Vision also serves an important corrective function. When proprioceptive and vestibular information are inadequate or in conflict, visual input is used to resolve matters and keep the body in balance. Any task that challenges balance, such as standing on one foot, is more difficult if you close your eyes.

Disruption of any of these three systems can produce dizziness, motion sickness, or loss of balance. So while VR typically doesn't affect the proprioceptive or vestibular systems directly, it has a radical effect on vision. Replacing vision of the real world with vision of a virtual world stresses the balance system in ways that can produce problems.

When a VR experience works as planned, the visual input about the virtual world is coherent with the real-world input from the vestibular and proprioceptive systems. The user is able to experience the extraordinary feeling of being present in the virtual world without discomfort.

When the visual input is in conflict with the input from the other two systems, the result can be what we discussed above: disorientation, nausea, and loss of balance. In many circumstances, the disruption of balance by VR is mild and inconsequential. However, it can reach levels that are severe enough to result in staggers and falls—and this problem may be exacerbated for older users.

VR challenges balance because the visual information provided by the VR system is an unreliable indicator of the body's actual status with respect to gravity. Balance can be lost when the adjustments needed to maintain balance don't get made because of misleading visual information.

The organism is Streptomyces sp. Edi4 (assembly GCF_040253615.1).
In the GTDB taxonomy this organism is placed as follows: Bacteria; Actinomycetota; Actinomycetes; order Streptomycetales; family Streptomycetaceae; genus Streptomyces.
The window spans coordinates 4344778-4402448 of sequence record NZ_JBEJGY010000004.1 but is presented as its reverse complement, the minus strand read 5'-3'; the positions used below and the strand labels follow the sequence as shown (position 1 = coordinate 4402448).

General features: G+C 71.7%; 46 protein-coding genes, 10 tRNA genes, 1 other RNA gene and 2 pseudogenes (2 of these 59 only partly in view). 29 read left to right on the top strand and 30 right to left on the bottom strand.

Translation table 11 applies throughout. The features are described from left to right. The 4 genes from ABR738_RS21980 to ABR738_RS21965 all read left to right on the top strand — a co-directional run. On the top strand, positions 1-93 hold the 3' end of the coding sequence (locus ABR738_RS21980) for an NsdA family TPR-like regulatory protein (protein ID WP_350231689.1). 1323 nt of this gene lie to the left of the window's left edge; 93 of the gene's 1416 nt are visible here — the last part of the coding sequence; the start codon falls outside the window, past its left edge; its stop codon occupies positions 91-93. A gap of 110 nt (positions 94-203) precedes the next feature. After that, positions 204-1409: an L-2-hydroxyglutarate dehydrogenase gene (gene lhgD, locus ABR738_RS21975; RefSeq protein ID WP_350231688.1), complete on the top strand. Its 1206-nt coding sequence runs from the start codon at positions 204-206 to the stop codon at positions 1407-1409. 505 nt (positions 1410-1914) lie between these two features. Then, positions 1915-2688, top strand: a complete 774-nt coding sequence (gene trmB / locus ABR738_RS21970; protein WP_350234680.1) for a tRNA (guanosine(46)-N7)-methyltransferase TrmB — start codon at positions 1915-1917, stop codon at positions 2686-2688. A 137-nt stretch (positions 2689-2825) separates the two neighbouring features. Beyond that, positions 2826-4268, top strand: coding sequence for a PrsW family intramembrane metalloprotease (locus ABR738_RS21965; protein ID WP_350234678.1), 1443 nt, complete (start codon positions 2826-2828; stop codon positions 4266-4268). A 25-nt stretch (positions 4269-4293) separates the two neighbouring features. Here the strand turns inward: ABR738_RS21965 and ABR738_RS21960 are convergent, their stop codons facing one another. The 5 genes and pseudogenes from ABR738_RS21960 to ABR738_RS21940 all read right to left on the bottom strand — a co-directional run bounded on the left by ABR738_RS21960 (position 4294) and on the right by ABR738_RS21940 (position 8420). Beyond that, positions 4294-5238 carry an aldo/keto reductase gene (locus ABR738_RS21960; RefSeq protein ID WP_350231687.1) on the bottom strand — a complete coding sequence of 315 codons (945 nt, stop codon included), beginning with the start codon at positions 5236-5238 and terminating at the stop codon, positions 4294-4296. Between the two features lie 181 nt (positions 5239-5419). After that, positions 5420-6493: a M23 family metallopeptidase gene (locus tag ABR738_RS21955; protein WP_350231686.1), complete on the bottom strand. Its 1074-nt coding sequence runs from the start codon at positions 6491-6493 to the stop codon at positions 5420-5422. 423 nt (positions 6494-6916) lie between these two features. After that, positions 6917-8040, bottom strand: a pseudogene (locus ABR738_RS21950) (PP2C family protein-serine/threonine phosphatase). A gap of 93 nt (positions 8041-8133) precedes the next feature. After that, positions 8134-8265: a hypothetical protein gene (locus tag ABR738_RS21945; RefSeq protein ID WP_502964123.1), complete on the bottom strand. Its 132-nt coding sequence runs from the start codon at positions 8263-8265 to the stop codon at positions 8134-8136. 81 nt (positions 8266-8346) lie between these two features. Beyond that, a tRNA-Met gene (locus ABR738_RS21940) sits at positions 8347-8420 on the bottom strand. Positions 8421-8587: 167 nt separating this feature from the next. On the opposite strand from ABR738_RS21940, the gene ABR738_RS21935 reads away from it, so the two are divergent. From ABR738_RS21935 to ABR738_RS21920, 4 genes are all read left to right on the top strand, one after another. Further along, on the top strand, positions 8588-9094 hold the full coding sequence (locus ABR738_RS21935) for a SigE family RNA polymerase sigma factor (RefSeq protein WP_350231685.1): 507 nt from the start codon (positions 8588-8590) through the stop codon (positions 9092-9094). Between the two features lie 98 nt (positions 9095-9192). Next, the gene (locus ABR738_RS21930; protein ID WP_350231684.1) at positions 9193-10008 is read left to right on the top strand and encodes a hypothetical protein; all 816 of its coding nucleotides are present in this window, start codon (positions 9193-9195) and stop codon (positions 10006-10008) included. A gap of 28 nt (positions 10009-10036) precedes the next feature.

Think about the example of walking down stairs that was mentioned earlier. When you descend stairs, you lean back to counter changes in the relative positions of the body's center of gravity and its base of support. Suppose you are rapidly descending stairs in the virtual world while standing upright in the real world. You may begin to lean back because vision tells you that you are going down stairs.

If the virtual experience is compelling enough, it may override the proprioceptive information that tells you you're standing still. The vestibulo-spinal reflex doesn't correct for the backwards lean—you stagger and possibly fall.

Balance can also be lost when visual information from the virtual world triggers postural changes that are unnecessary. The VirZoom demo that took place at the most recent E3 in Las Vegas provides a good example. VirZoom is a system that allows the user to move through a virtual world by pedaling and steering a stationary bicycle. Many people who tried VirZoom found it thrilling.

They also found it dangerous. Bicycle riders typically lean into the turn when taking a corner. During the demo, visual input overwhelmed vestibular and proprioceptive input, and users tended to lean into virtual turns, losing their balance on the stationary bike.